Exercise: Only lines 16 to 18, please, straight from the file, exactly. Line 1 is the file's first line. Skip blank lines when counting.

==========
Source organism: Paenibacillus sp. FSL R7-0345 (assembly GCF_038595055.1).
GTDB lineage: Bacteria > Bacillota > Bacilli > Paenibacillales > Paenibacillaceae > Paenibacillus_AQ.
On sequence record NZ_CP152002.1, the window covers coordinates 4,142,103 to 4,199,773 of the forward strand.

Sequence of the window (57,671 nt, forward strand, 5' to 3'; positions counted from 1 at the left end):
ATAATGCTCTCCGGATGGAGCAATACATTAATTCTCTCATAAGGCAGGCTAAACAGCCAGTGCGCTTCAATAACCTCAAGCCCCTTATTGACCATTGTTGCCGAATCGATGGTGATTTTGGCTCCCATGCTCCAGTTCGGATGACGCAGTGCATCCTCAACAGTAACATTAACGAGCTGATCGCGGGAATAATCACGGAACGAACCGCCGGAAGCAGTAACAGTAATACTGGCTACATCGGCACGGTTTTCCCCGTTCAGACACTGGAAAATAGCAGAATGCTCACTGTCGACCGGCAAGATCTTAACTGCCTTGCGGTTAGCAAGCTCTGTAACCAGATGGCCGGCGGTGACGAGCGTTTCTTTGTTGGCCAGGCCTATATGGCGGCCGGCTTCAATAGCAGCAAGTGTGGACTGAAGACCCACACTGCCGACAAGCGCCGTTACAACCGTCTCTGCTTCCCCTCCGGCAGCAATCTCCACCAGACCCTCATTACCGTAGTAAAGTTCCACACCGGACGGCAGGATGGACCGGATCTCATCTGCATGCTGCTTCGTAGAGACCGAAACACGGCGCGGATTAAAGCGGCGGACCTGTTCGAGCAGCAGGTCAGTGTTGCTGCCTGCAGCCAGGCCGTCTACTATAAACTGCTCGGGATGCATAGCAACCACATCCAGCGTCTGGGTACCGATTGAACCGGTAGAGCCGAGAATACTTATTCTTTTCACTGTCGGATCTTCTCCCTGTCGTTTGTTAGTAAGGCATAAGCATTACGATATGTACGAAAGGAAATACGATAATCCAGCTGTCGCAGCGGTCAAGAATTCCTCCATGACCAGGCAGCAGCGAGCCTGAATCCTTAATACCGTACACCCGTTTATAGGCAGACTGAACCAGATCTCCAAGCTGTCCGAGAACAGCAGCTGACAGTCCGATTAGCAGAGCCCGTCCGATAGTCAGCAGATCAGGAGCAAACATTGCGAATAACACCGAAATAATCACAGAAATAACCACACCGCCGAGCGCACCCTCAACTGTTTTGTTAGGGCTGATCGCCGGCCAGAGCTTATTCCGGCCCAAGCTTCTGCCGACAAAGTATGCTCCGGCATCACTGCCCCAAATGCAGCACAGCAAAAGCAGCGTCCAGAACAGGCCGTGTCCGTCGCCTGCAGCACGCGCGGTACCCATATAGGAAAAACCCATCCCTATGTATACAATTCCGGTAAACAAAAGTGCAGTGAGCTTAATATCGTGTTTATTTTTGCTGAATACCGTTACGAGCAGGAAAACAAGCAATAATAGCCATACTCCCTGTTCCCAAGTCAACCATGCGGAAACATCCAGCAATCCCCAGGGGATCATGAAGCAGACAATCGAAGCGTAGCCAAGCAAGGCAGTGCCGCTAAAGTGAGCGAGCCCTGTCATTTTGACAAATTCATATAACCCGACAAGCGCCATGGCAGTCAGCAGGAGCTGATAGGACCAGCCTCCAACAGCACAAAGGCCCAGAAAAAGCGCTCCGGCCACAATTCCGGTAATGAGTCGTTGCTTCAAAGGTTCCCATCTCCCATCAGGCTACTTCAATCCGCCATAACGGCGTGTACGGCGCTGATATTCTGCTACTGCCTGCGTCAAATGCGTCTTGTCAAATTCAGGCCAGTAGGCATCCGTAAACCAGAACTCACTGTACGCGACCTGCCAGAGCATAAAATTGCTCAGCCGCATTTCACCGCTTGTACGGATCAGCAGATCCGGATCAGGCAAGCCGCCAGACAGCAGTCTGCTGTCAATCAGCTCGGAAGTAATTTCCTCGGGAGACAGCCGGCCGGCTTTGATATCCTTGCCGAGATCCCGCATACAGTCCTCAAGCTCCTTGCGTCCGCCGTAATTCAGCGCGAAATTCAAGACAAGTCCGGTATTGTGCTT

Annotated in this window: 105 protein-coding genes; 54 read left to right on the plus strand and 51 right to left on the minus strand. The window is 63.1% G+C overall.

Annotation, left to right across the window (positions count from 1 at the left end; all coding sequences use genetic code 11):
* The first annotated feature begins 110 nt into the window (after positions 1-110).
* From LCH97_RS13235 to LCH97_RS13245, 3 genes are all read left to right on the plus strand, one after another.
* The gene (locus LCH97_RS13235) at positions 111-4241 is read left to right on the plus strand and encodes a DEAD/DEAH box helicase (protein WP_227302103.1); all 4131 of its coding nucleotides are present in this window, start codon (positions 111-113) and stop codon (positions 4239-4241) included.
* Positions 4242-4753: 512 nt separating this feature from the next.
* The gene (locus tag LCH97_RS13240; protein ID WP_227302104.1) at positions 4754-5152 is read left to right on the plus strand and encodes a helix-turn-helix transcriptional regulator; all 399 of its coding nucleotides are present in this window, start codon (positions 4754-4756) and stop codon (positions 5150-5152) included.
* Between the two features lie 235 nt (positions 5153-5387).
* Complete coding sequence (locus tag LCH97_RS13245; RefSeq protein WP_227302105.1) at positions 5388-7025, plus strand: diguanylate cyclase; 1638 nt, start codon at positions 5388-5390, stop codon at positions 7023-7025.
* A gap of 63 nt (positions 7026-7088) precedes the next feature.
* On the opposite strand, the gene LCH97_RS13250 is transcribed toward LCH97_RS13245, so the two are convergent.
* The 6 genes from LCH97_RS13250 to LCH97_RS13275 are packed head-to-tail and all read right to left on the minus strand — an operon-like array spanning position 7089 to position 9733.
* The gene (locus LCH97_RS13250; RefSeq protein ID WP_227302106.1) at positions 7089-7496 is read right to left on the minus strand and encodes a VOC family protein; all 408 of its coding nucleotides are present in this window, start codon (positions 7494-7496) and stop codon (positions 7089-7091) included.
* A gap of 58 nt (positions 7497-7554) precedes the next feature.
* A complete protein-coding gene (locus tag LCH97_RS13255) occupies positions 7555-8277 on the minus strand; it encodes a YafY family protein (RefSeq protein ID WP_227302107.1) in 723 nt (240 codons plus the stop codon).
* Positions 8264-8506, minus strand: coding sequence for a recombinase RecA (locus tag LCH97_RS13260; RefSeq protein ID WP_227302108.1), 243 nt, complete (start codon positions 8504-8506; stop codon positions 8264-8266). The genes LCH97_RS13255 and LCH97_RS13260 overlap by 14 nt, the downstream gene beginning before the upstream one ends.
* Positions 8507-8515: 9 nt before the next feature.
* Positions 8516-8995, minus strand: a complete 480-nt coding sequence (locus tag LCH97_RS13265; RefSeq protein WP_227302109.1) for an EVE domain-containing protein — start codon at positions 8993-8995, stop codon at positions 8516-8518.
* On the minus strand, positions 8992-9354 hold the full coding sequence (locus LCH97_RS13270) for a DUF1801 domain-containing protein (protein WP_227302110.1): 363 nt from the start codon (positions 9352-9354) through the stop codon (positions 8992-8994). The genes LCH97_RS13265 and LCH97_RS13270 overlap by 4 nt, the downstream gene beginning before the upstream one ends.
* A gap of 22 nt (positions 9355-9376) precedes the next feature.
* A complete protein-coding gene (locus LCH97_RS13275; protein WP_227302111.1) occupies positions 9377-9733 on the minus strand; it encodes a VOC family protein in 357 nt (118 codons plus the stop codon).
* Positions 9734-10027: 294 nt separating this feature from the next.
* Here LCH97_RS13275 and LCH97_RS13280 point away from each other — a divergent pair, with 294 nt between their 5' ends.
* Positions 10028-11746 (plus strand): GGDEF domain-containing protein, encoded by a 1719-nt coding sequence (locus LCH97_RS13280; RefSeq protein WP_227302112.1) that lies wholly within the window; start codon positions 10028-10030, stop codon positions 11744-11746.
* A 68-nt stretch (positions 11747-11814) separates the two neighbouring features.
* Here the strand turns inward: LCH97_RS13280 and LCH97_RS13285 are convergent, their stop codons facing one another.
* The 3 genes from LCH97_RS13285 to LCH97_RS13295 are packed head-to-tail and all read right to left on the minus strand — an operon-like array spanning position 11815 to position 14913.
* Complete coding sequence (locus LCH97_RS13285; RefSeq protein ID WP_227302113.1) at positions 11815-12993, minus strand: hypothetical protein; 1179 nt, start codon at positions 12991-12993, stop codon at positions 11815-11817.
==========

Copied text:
* On the opposite strand, the gene LCH97_RS13250 is transcribed toward LCH97_RS13245, so the two are convergent.
* The 6 genes from LCH97_RS13250 to LCH97_RS13275 are packed head-to-tail and all read right to left on the minus strand — an operon-like array spanning position 7089 to position 9733.
* The gene (locus LCH97_RS13250; RefSeq protein ID WP_227302106.1) at positions 7089-7496 is read right to left on the minus strand and encodes a VOC family protein; all 408 of its coding nucleotides are present in this window, start codon (positions 7494-7496) and stop codon (positions 7089-7091) included.